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Feather Songs

January 7, 2010

A South American bird serenades potential mates by rubbing its wing feathers together.

Transcript

BOB HIRSHON (host):
Winged seduction…I’m Bob Hirshon and this is Science Update.

Many male birds sing elaborate songs to attract a mate. But the club-winged manakin, a rare South American bird, serenades females by rubbing its wing feathers together. Biologist Kim Bostwick of Cornell University discovered the behavior. Damian Elias, now at UC Berkeley, figured out that they produce the sound by rubbing a specialized wing feather against two adjacent feathers.

DAMIAN ELIAS (University of California-Berkeley):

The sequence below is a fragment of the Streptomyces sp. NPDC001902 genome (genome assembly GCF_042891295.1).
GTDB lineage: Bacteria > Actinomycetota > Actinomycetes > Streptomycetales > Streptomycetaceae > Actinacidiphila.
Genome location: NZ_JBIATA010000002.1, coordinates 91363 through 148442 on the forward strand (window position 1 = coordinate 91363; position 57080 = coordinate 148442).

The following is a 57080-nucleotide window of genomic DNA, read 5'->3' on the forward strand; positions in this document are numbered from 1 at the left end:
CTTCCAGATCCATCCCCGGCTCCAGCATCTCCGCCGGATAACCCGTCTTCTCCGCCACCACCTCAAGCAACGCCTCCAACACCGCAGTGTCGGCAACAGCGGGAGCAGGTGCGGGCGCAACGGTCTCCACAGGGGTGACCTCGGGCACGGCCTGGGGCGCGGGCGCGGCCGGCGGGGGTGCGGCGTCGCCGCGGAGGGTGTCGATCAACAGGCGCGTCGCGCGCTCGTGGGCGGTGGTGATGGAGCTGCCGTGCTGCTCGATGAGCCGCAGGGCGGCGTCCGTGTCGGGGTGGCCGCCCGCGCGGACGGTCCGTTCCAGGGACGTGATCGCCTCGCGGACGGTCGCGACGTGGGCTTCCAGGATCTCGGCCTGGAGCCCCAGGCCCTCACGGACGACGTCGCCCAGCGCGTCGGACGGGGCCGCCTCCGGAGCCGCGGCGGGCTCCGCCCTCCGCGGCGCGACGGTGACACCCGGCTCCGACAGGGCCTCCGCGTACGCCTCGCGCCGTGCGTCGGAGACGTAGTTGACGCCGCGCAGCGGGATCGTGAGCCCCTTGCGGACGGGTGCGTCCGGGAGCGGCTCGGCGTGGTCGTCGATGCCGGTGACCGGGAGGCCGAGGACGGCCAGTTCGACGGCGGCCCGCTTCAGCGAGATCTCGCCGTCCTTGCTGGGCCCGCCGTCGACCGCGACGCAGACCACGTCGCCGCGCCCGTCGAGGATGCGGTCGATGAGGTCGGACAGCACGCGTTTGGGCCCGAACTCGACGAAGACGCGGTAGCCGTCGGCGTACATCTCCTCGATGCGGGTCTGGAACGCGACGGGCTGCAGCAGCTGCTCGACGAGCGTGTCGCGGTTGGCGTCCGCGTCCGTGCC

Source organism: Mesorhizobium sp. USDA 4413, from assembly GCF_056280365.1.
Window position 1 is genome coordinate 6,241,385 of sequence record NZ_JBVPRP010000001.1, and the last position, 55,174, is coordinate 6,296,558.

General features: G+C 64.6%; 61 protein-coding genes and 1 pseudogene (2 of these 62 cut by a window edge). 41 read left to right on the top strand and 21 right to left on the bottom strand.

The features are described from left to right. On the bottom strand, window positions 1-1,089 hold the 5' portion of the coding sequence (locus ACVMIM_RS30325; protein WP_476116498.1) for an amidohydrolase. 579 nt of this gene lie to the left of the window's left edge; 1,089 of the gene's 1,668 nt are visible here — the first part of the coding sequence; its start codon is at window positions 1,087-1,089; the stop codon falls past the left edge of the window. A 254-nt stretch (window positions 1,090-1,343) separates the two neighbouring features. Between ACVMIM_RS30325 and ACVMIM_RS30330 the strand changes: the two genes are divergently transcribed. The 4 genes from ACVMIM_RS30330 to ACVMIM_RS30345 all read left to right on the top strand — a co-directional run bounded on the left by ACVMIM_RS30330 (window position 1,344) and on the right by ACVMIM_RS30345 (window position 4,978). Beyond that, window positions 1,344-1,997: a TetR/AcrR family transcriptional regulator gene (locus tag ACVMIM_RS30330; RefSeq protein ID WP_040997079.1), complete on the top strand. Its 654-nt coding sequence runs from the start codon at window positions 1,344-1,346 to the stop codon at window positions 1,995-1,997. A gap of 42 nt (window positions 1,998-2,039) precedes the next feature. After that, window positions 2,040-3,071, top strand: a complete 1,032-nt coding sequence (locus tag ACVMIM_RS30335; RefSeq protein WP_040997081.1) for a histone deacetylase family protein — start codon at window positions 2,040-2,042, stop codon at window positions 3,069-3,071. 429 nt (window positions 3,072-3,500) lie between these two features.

As it rubs along them it basically makes them ring like tuning forks, and the ringing of these tuning forks at the edge of each feather actually causes the entire wing to act as a vibrating structure. And it’s this whole vibrating structure that produces this song that they use to attract mates.

HIRSHON:
He says that while such behavior is uncommon in birds, insects often use a similar mechanism to produce mating calls.

Sfx: wing sounds

I’m Bob Hirshon, for AAAS, the science society.